A 79-year-old English woman was injured in a fall and suffered severe brain damage. She was unable to move or speak but she could still understand her surroundings.
Her knowledge of Morse code helped her to communicate with those around her. Her son Alan sat at her bedside for 16 weeks while she recovered and thought about ways to communicate with her.
He remembered that she had learned Morse code as a child from her father. Alan says, Of course, she hadn’t used it for 60 years so obviously she was rusty, but remembered it and it all grew from there.
Alan Jones made a communication device out of a margarine tub and shower curtain ring. Mrs. Jones can understand what people are saying but must use the Morse code to respond.
The first thing she said using the code was How is Fred? in reference to her pet tortoise. Her son Alan is now working on a way to have her Morse code tapping appear on a computer screen for faster communication.
It was good that Mrs. Jones’s father taught her Morse code. You never know when it will be needed. A friend of the author suffered from ALS (Amyotrophic Lateral Sclerosis) also known as Lou Gehrig’s Disease, so named for a famous New York Yankees first baseman.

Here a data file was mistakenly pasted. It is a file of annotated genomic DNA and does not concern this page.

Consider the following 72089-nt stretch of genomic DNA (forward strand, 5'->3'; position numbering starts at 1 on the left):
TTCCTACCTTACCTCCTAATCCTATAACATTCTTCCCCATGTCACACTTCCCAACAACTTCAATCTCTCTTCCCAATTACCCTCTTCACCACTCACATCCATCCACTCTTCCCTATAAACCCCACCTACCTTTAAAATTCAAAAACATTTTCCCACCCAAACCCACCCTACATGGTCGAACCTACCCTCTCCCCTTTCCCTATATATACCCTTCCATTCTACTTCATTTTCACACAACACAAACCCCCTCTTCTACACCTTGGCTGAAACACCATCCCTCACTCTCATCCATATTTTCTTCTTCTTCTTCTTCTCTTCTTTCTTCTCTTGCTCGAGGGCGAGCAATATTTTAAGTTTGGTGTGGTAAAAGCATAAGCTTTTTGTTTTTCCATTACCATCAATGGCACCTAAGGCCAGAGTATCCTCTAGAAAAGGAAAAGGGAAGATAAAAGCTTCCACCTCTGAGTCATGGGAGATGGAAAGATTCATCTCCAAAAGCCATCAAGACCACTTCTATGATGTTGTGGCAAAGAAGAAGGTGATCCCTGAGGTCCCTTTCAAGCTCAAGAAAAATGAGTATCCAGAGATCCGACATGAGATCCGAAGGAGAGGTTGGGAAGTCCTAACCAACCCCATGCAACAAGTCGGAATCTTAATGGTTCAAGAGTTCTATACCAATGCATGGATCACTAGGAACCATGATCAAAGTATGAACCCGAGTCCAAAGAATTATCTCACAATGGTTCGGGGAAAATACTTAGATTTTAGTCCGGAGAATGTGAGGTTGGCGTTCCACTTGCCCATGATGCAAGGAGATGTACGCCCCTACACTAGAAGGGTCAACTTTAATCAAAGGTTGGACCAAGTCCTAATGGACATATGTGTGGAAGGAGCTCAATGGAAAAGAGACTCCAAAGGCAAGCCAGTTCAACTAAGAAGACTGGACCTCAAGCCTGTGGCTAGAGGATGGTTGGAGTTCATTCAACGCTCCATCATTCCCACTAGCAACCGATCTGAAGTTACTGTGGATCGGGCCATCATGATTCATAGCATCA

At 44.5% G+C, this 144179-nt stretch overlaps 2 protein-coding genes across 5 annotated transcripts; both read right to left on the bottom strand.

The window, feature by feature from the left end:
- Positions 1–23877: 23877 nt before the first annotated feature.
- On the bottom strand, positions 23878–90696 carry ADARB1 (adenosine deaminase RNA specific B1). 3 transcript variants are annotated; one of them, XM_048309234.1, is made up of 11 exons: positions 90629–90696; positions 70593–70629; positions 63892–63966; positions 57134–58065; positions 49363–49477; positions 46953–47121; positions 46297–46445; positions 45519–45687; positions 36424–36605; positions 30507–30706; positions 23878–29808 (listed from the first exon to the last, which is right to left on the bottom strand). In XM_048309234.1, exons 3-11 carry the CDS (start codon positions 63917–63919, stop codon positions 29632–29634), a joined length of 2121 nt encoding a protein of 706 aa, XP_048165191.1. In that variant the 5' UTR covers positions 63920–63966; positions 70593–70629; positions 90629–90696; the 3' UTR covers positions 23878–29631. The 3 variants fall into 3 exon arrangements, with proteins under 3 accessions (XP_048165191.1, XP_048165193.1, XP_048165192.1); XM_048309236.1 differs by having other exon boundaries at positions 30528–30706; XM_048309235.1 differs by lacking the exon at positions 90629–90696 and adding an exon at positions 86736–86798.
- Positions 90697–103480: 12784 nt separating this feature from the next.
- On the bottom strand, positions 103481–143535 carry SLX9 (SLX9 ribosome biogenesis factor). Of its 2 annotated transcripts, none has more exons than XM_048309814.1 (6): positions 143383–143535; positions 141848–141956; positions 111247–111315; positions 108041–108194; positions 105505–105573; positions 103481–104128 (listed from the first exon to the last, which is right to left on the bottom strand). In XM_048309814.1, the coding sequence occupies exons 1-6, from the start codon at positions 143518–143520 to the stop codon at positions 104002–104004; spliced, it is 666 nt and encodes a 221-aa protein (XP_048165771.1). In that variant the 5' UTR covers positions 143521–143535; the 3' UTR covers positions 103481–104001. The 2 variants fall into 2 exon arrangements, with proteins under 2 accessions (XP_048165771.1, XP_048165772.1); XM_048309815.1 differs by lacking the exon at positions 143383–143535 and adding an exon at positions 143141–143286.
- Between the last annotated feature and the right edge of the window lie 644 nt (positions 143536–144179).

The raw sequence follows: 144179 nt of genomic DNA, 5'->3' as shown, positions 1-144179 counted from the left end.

2,130 consecutive games played from 1925 through 1938 earned him the nickname of the Iron Horse. During his career Lou set over 20 records including four home runs in one game!
With a lifetime batting average of 340, when he was stopped by a mysterious illness, a disease of the motor neurons, muscle-controlling nerve cells in the brain and spinal cord that control voluntary muscle movement.
His body literally wasted away. Following Lou’s death, ALS was given the name of Lou Gehrig’s Disease. The author’s friend suffered a similar fate, and after diagnosis was informed that he might survive, with proper care, up to five years.
His condition rapidly deteriorated and he soon began to lose his ability to speak. Bedridden, he scratched notes and family members learned to read his grunts, but his mind continued to function normally, making him increasingly frustrated.
After we shared the Morse code program with him being known as Code Quick, he learned it rapidly and began to communicate by blinking Morse code with his eyes. No longer unable to communicate, he appeared to be much more contented during his final days of life.
It has been reported that people who are both blind and deaf have been taught to communicate with Morse code through the use of a skin buzzer.
Imagine how this simple technology might have helped Helen Keller as she struggled to understand and communicate without hearing or sight during her early years.
Morse code has had numerous uses over time, but the most compassionate is its application with the sick and disabled.
With limited sensory ability, the patient’s capacity to maintain communication with loved ones and family continues to offer hope and encouragement during degenerative illnesses.
People at Handi-ham exist to provide free information and services for people suffering disabling conditions.